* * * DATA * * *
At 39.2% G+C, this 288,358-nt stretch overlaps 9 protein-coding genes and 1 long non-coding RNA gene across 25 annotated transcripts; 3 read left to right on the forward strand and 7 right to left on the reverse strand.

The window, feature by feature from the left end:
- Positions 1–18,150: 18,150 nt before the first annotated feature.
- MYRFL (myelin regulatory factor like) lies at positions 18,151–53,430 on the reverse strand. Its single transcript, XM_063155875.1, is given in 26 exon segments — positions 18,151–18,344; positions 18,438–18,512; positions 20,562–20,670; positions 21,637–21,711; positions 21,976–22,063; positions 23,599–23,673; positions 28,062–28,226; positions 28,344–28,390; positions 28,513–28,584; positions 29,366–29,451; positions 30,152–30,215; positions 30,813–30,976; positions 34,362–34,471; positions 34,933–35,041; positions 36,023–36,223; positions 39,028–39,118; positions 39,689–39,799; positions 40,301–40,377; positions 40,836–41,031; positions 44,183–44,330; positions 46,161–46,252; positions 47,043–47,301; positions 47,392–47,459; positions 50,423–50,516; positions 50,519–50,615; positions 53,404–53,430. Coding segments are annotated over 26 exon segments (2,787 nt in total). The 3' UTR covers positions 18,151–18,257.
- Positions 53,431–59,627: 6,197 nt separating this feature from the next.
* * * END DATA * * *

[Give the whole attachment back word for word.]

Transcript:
At 39.2% G+C, this 288,358-nt stretch overlaps 9 protein-coding genes and 1 long non-coding RNA gene across 25 annotated transcripts; 3 read left to right on the forward strand and 7 right to left on the reverse strand.

The window, feature by feature from the left end:
- Positions 1–18,150: 18,150 nt before the first annotated feature.
- MYRFL (myelin regulatory factor like) lies at positions 18,151–53,430 on the reverse strand. Its single transcript, XM_063155875.1, is given in 26 exon segments — positions 18,151–18,344; positions 18,438–18,512; positions 20,562–20,670; positions 21,637–21,711; positions 21,976–22,063; positions 23,599–23,673; positions 28,062–28,226; positions 28,344–28,390; positions 28,513–28,584; positions 29,366–29,451; positions 30,152–30,215; positions 30,813–30,976; positions 34,362–34,471; positions 34,933–35,041; positions 36,023–36,223; positions 39,028–39,118; positions 39,689–39,799; positions 40,301–40,377; positions 40,836–41,031; positions 44,183–44,330; positions 46,161–46,252; positions 47,043–47,301; positions 47,392–47,459; positions 50,423–50,516; positions 50,519–50,615; positions 53,404–53,430. Coding segments are annotated over 26 exon segments (2,787 nt in total). The 3' UTR covers positions 18,151–18,257.
- Positions 53,431–59,627: 6,197 nt separating this feature from the next.